The X factor.

” Bye Mom- love you! ” , she said as she walked out the door to go to school.

I stood by the window holding my 7 month old son, and we both watched her walk away down the street. I’ve never been religious – never even gone to church for that matter - yet found myself thinking: ” Please God, keep her safe for me. “

  I continued to watch her until she turned up the path at the end of the street, then disentangled the babies iron grasp on my hair. He’s got a thing going with my hair these days,and I’m starting to worry that it’s going to imprint what he finds attractive  in a woman later in life.  My hair is the longest it’s been in a few years, well below my shoulders now, and often he just sits on my lap and gazes longingly at it as he drags his little fingers through the curls. He is a cute little bugger, very expressive, and such a man. All my sons seem to have been born with hefty doses of testosterone. This littlest one looks longingly at the bottle when I have a beer, as if he somehow knows what refreshing coolness lies inside.  He drools at the sight of hamburger and steak, and only talks to pretty women.

I’m serious. He only smiles at pretty women. Having a cute baby in a baby carrier is a chick magnet. ( single men – try borrowing a baby to take for a walk if you want to meet a woman. I guarantee  it to be 100% effective) My daughter even bought him a onesie for Christmas saying just that, because it never fails – women have to come over and remark on how cute he is. Then they try to make him smile via the traditional cooing and silly faces. And, of course it works – but only if the woman behind all this silliness is cute. If shes not so attractive, you won’t get a smile out of him and he actually turns away! Enough proof  for me to confirm men are visual creatures, programmed before birth.

We walked back to the kitchen with my 4 year old, when my  oldest son stopped by from his dads on the way to school. Opening the door, he scolded me for making him hug me in front of his friends to get 3 bucks for pizza and pop yesterday afternoon. ” Thanks, mom. They all think I’m a dork now. ”  I apologized with a grin, but when I turned around I noticed he was smiling too. He pretends he hates it when I do that, but I noticed he still brings all his friends over for the cookies I make. They act like starving jackal’s when they see the plate, eyes desperate for the sugar laden chocolate  goodies I bake once a week. I’m the only mom that bakes, they tell me, and makes sandwiches. None of these kids had ever eaten homemade anything before. My son is spoiled, I guess.  At 15, he towers over me with a lanky 6’4″ frame. His feet are a size 13 and I can fit nearly both of mine in one of his shoes. How did this child come from me? It amazes me still that the entire potential for this funny mix of man/boy wrestling with his little brother came from one tiny little egg, and one tiny little sperm. It ( conception, pregnancy,birth) is the most puzzling, intriguing , beautiful and awe-inspiring miracle on this planet.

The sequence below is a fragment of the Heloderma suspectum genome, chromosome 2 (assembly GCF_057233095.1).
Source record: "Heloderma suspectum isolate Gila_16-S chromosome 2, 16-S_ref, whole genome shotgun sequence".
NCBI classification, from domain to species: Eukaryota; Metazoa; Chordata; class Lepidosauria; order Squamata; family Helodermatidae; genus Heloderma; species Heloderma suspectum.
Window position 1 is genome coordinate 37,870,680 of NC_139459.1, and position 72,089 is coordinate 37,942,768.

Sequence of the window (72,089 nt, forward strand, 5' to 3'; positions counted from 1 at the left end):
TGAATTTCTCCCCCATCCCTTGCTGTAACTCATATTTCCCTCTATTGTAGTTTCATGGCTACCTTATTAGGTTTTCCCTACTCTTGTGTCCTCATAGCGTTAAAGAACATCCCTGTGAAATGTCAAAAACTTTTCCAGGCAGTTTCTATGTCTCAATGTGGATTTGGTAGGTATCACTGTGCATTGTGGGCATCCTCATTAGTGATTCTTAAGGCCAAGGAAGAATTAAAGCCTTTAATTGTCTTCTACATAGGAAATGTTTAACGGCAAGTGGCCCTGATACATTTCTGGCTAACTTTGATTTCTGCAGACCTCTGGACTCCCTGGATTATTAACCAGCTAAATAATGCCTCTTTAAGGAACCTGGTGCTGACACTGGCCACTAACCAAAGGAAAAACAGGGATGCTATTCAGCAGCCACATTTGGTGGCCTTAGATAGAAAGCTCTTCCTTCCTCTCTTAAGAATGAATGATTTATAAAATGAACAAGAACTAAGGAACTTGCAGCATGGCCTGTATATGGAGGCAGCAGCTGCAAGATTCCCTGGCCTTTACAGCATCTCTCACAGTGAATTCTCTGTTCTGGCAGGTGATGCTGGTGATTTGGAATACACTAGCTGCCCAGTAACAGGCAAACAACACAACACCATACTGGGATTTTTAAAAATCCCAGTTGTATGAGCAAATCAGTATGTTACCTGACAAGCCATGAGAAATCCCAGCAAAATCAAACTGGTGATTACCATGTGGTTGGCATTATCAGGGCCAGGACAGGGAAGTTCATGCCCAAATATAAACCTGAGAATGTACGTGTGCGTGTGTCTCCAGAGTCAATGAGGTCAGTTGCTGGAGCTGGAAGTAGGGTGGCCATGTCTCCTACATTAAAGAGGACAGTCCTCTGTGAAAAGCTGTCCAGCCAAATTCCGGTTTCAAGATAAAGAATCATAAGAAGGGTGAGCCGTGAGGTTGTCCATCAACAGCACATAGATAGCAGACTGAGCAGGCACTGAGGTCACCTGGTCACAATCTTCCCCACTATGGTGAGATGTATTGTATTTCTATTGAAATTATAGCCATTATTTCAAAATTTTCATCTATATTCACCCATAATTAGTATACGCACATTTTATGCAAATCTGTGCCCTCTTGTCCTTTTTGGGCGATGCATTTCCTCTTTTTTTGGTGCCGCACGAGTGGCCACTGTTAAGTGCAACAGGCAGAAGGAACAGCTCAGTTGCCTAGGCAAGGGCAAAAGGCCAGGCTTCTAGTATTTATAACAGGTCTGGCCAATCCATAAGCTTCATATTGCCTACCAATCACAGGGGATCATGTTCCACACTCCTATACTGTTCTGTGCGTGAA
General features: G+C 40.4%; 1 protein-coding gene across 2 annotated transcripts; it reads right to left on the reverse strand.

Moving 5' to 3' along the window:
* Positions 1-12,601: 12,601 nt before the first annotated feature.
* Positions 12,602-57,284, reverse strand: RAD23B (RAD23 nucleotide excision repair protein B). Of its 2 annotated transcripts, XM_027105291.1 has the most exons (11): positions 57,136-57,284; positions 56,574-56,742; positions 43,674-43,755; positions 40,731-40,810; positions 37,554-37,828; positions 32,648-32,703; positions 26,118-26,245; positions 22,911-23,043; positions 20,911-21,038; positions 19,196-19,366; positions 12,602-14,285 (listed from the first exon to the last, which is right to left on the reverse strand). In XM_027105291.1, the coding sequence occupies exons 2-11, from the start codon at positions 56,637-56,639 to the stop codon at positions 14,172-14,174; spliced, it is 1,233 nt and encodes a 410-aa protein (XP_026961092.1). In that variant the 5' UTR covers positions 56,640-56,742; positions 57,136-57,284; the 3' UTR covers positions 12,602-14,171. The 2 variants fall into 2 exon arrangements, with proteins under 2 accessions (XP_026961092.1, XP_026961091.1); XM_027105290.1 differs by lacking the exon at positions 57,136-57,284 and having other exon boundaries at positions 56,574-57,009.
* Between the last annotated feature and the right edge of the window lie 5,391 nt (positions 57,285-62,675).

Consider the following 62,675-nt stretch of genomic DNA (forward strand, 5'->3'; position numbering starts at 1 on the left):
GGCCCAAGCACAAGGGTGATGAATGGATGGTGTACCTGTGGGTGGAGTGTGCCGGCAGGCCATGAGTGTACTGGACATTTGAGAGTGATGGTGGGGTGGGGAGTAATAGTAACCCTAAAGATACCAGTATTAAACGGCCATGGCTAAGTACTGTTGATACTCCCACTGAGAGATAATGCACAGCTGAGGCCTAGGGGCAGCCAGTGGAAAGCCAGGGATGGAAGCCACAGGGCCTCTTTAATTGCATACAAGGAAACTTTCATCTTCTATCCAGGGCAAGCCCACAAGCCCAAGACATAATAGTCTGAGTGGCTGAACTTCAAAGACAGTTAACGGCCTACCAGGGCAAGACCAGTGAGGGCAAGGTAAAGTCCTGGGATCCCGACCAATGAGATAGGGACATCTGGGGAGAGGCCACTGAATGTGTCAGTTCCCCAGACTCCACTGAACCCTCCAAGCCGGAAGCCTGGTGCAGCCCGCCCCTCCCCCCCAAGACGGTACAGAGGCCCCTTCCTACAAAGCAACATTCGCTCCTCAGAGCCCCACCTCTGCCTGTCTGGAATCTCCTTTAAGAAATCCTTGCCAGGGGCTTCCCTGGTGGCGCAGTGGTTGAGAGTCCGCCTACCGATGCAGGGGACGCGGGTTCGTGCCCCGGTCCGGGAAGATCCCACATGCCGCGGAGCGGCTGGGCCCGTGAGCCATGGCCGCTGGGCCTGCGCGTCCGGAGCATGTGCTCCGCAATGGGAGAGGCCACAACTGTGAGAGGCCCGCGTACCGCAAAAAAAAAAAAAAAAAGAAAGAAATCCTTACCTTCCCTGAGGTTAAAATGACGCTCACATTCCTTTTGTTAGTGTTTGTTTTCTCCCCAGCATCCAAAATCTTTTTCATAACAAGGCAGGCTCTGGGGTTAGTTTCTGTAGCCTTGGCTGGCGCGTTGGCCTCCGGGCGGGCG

After he left I checked my calender, noting that my daughters early admission college registration fee needs to be paid. She  graduates in May, exactly twenty years after I graduated high school myself, a fact that makes me cringe when I think about the inevitable reunion notification. I’m so proud of her, this beautiful tall woman who is more often mistaken for my sister than my daughter. She is a younger, brunette version of me, and she loves to brag that I’m actually her mom when this happens. People look at us weird then, thinking that I must have been a teen when I had her, although I wasn’t. Good genes, I guess. She is full of  that hope and vivaciousness that only teenagers seem to possess; that indefatigable ability to conquer all, the sparkling as -of -yet untarnished ideal that every dream is possible and limited only by yourself.

I hope she doesn’t lose that  ideal- ever. My older two are survivors, like myself. They were the innocent bystanders to my exes abuse, and although I was careful to never let them see what he did, I know now I was not successful at hiding it.  She no longer visits or speaks to her dad, by her choice . My son was there when his father chased me down in Richmond Centre and had me up against a pillar in a store, surrounded by hundreds of people and I wonder if the same choice will come to him as he gets older. Some wrongs can never be forgotten, or forgiven.

I’m thinking about all of this now, because honestly, there isn’t a day that goes by that I don’t worry about each and every one of them. All this public violence scares me. I can’t stop anything bad from happening to them when they are out on their own. I’m pretty sure that what I’ve taught them will guide their actions and choices, but it’s the X factor that scares me.

Will my daughter be out for dinner with all her friends at some trendy restaurant when some asshole gangbanger decides to take his girlfriend out to the same place?  Will they be sitting there , beside his table when the bullets fly through the window?  Will I be the next one to get a call in the evening, or have two RCMP show up at my door with a solemn expression and horrible task at hand?